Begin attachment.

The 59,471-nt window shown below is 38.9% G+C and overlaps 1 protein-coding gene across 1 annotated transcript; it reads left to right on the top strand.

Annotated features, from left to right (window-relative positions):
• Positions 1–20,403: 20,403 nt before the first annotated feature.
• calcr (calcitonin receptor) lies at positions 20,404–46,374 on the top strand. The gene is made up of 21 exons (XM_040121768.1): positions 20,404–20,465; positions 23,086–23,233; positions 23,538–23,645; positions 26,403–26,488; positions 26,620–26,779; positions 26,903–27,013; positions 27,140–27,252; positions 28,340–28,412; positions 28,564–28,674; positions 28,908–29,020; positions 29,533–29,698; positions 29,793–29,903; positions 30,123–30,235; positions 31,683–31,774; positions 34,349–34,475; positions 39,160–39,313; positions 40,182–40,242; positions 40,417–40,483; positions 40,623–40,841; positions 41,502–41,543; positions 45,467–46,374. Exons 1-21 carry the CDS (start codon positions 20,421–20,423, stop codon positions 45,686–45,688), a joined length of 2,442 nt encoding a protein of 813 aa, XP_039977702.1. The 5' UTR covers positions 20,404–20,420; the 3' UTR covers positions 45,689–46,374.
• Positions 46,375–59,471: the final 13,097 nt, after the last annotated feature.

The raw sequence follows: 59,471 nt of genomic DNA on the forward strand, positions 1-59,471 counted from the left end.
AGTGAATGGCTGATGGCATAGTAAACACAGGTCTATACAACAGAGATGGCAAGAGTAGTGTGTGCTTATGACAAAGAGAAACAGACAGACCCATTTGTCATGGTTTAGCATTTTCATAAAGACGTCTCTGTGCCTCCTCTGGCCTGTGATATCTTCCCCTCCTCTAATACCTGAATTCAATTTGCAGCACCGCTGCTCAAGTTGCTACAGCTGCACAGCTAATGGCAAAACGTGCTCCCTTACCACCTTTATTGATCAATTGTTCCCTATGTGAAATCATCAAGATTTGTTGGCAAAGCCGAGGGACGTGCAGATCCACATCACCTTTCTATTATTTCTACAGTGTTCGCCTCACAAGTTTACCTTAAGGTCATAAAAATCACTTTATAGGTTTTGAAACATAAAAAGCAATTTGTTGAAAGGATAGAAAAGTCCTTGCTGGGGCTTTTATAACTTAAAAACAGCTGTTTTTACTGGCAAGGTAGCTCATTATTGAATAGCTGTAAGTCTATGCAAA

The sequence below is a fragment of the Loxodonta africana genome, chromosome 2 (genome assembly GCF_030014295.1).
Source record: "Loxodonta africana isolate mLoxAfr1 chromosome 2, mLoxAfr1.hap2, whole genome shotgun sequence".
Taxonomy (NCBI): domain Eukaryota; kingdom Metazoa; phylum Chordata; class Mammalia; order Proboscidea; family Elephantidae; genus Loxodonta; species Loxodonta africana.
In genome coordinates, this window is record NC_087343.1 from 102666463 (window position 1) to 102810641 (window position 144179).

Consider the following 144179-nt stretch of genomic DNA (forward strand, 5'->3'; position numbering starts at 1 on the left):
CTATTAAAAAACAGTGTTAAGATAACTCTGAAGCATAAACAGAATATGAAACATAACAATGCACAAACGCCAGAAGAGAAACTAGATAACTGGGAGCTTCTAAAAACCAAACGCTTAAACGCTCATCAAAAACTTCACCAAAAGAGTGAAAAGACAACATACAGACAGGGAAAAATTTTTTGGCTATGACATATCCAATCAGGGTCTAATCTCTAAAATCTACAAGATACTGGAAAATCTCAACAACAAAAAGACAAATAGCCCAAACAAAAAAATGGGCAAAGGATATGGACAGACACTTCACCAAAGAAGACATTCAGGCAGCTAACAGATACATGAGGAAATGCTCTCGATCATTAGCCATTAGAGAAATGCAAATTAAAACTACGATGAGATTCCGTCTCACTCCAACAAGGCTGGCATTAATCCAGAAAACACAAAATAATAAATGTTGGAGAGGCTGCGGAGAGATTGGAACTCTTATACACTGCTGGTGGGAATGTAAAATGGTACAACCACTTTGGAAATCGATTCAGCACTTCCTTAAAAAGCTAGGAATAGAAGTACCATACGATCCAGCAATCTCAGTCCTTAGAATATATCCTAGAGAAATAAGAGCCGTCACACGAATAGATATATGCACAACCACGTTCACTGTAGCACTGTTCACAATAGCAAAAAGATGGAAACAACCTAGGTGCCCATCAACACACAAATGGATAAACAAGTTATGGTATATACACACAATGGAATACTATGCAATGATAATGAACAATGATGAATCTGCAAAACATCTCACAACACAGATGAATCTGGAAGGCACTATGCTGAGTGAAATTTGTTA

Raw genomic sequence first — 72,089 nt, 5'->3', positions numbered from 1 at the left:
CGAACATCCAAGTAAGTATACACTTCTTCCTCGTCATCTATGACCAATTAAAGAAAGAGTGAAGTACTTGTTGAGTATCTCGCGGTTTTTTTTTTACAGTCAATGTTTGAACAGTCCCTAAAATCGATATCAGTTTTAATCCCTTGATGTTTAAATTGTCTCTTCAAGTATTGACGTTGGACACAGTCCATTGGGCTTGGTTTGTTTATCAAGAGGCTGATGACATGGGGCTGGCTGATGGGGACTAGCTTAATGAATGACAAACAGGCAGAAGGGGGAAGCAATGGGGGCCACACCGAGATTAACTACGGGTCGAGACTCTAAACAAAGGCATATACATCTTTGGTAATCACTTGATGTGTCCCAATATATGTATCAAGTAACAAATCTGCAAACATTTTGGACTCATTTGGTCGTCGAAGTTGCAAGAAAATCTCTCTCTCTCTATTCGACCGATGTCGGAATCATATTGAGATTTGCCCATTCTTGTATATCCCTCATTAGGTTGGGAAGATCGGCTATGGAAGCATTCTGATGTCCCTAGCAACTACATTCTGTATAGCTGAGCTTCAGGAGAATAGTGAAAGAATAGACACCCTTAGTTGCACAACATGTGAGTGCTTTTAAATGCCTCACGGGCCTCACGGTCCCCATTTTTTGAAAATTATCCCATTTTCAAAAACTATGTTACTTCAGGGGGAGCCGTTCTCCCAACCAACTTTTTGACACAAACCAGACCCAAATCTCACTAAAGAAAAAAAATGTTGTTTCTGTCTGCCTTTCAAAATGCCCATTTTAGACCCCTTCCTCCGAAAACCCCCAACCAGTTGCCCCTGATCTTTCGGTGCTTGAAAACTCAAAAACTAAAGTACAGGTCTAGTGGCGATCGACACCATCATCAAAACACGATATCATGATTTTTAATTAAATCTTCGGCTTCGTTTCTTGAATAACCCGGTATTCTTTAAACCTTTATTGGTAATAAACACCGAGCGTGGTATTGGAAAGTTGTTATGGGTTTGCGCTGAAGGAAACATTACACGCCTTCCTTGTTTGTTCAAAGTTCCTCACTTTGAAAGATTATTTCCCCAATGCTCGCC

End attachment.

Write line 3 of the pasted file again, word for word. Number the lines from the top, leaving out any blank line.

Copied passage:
• Positions 1–20,403: 20,403 nt before the first annotated feature.